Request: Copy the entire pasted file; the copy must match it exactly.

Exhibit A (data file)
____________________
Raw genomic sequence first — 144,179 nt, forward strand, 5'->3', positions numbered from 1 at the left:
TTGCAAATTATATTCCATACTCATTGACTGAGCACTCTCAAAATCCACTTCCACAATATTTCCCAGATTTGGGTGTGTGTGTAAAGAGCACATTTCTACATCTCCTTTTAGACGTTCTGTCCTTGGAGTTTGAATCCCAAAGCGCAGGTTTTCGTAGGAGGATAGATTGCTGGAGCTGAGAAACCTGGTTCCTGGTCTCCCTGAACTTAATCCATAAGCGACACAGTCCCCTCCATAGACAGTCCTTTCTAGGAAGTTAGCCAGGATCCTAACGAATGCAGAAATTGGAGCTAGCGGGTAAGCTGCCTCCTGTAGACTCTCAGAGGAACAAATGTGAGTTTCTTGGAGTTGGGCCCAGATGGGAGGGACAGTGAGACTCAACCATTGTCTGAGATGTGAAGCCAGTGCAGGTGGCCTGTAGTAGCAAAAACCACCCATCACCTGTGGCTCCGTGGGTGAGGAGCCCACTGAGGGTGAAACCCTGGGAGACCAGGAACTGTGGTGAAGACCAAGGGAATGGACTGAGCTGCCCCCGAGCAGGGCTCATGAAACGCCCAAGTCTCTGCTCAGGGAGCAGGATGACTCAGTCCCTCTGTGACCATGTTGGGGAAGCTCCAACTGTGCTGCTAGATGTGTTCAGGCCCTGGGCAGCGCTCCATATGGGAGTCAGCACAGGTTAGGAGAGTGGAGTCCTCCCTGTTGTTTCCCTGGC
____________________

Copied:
Raw genomic sequence first — 144,179 nt, forward strand, 5'->3', positions numbered from 1 at the left:
TTGCAAATTATATTCCATACTCATTGACTGAGCACTCTCAAAATCCACTTCCACAATATTTCCCAGATTTGGGTGTGTGTGTAAAGAGCACATTTCTACATCTCCTTTTAGACGTTCTGTCCTTGGAGTTTGAATCCCAAAGCGCAGGTTTTCGTAGGAGGATAGATTGCTGGAGCTGAGAAACCTGGTTCCTGGTCTCCCTGAACTTAATCCATAAGCGACACAGTCCCCTCCATAGACAGTCCTTTCTAGGAAGTTAGCCAGGATCCTAACGAATGCAGAAATTGGAGCTAGCGGGTAAGCTGCCTCCTGTAGACTCTCAGAGGAACAAATGTGAGTTTCTTGGAGTTGGGCCCAGATGGGAGGGACAGTGAGACTCAACCATTGTCTGAGATGTGAAGCCAGTGCAGGTGGCCTGTAGTAGCAAAAACCACCCATCACCTGTGGCTCCGTGGGTGAGGAGCCCACTGAGGGTGAAACCCTGGGAGACCAGGAACTGTGGTGAAGACCAAGGGAATGGACTGAGCTGCCCCCGAGCAGGGCTCATGAAACGCCCAAGTCTCTGCTCAGGGAGCAGGATGACTCAGTCCCTCTGTGACCATGTTGGGGAAGCTCCAACTGTGCTGCTAGATGTGTTCAGGCCCTGGGCAGCGCTCCATATGGGAGTCAGCACAGGTTAGGAGAGTGGAGTCCTCCCTGTTGTTTCCCTGGC